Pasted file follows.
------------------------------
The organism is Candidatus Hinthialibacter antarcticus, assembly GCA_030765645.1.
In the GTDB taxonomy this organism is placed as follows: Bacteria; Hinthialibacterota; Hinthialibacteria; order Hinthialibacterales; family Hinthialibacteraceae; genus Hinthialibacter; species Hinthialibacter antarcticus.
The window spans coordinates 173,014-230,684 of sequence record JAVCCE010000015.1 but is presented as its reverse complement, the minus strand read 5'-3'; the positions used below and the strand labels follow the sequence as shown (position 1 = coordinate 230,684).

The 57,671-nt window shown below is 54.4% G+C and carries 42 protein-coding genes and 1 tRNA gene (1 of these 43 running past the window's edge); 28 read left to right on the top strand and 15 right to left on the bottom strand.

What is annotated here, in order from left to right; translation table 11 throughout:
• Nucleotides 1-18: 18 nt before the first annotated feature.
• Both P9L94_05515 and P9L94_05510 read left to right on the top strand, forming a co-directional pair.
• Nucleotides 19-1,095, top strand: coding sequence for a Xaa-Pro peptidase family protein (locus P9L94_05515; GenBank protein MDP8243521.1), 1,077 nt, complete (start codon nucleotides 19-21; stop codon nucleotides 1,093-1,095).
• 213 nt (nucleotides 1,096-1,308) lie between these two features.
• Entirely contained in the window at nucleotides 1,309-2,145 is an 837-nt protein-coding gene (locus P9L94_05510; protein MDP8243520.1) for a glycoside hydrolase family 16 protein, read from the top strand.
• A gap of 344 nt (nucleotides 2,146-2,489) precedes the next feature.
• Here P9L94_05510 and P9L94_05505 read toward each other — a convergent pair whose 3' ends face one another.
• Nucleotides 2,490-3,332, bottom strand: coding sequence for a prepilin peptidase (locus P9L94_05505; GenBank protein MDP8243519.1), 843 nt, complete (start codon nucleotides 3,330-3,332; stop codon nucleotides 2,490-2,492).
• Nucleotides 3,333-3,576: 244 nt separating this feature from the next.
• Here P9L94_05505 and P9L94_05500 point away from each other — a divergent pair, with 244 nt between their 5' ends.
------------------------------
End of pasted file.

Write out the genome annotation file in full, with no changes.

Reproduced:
The organism is Candidatus Hinthialibacter antarcticus, assembly GCA_030765645.1.
In the GTDB taxonomy this organism is placed as follows: Bacteria; Hinthialibacterota; Hinthialibacteria; order Hinthialibacterales; family Hinthialibacteraceae; genus Hinthialibacter; species Hinthialibacter antarcticus.
The window spans coordinates 173,014-230,684 of sequence record JAVCCE010000015.1 but is presented as its reverse complement, the minus strand read 5'-3'; the positions used below and the strand labels follow the sequence as shown (position 1 = coordinate 230,684).

The 57,671-nt window shown below is 54.4% G+C and carries 42 protein-coding genes and 1 tRNA gene (1 of these 43 running past the window's edge); 28 read left to right on the top strand and 15 right to left on the bottom strand.

What is annotated here, in order from left to right; translation table 11 throughout:
• Nucleotides 1-18: 18 nt before the first annotated feature.
• Both P9L94_05515 and P9L94_05510 read left to right on the top strand, forming a co-directional pair.
• Nucleotides 19-1,095, top strand: coding sequence for a Xaa-Pro peptidase family protein (locus P9L94_05515; GenBank protein MDP8243521.1), 1,077 nt, complete (start codon nucleotides 19-21; stop codon nucleotides 1,093-1,095).
• 213 nt (nucleotides 1,096-1,308) lie between these two features.
• Entirely contained in the window at nucleotides 1,309-2,145 is an 837-nt protein-coding gene (locus P9L94_05510; protein MDP8243520.1) for a glycoside hydrolase family 16 protein, read from the top strand.
• A gap of 344 nt (nucleotides 2,146-2,489) precedes the next feature.
• Here P9L94_05510 and P9L94_05505 read toward each other — a convergent pair whose 3' ends face one another.
• Nucleotides 2,490-3,332, bottom strand: coding sequence for a prepilin peptidase (locus P9L94_05505; GenBank protein MDP8243519.1), 843 nt, complete (start codon nucleotides 3,330-3,332; stop codon nucleotides 2,490-2,492).
• Nucleotides 3,333-3,576: 244 nt separating this feature from the next.
• Here P9L94_05505 and P9L94_05500 point away from each other — a divergent pair, with 244 nt between their 5' ends.